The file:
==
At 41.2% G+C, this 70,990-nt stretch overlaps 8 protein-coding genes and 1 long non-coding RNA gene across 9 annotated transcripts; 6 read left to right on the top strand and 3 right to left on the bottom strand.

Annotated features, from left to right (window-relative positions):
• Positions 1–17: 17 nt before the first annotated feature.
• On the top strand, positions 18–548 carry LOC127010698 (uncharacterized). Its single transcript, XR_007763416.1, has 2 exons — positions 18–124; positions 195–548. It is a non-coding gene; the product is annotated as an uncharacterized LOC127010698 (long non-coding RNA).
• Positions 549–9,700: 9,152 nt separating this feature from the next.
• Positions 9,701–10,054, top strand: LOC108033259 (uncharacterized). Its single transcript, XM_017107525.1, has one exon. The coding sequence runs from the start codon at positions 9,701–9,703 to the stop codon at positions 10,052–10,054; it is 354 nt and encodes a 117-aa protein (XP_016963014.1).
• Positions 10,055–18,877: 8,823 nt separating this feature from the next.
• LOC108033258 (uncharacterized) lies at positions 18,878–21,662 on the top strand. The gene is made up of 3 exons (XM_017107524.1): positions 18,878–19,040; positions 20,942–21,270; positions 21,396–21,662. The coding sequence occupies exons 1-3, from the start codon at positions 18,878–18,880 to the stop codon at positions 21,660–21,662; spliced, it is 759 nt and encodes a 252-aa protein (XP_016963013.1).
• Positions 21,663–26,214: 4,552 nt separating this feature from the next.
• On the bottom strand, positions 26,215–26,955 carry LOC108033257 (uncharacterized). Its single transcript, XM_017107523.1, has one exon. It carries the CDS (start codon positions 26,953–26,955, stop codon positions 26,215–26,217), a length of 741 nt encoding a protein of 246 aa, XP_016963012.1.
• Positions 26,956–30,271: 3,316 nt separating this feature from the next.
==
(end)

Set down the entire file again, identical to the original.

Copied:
At 41.2% G+C, this 70,990-nt stretch overlaps 8 protein-coding genes and 1 long non-coding RNA gene across 9 annotated transcripts; 6 read left to right on the top strand and 3 right to left on the bottom strand.

Annotated features, from left to right (window-relative positions):
• Positions 1–17: 17 nt before the first annotated feature.
• On the top strand, positions 18–548 carry LOC127010698 (uncharacterized). Its single transcript, XR_007763416.1, has 2 exons — positions 18–124; positions 195–548. It is a non-coding gene; the product is annotated as an uncharacterized LOC127010698 (long non-coding RNA).
• Positions 549–9,700: 9,152 nt separating this feature from the next.
• Positions 9,701–10,054, top strand: LOC108033259 (uncharacterized). Its single transcript, XM_017107525.1, has one exon. The coding sequence runs from the start codon at positions 9,701–9,703 to the stop codon at positions 10,052–10,054; it is 354 nt and encodes a 117-aa protein (XP_016963014.1).
• Positions 10,055–18,877: 8,823 nt separating this feature from the next.
• LOC108033258 (uncharacterized) lies at positions 18,878–21,662 on the top strand. The gene is made up of 3 exons (XM_017107524.1): positions 18,878–19,040; positions 20,942–21,270; positions 21,396–21,662. The coding sequence occupies exons 1-3, from the start codon at positions 18,878–18,880 to the stop codon at positions 21,660–21,662; spliced, it is 759 nt and encodes a 252-aa protein (XP_016963013.1).
• Positions 21,663–26,214: 4,552 nt separating this feature from the next.
• On the bottom strand, positions 26,215–26,955 carry LOC108033257 (uncharacterized). Its single transcript, XM_017107523.1, has one exon. It carries the CDS (start codon positions 26,953–26,955, stop codon positions 26,215–26,217), a length of 741 nt encoding a protein of 246 aa, XP_016963012.1.
• Positions 26,956–30,271: 3,316 nt separating this feature from the next.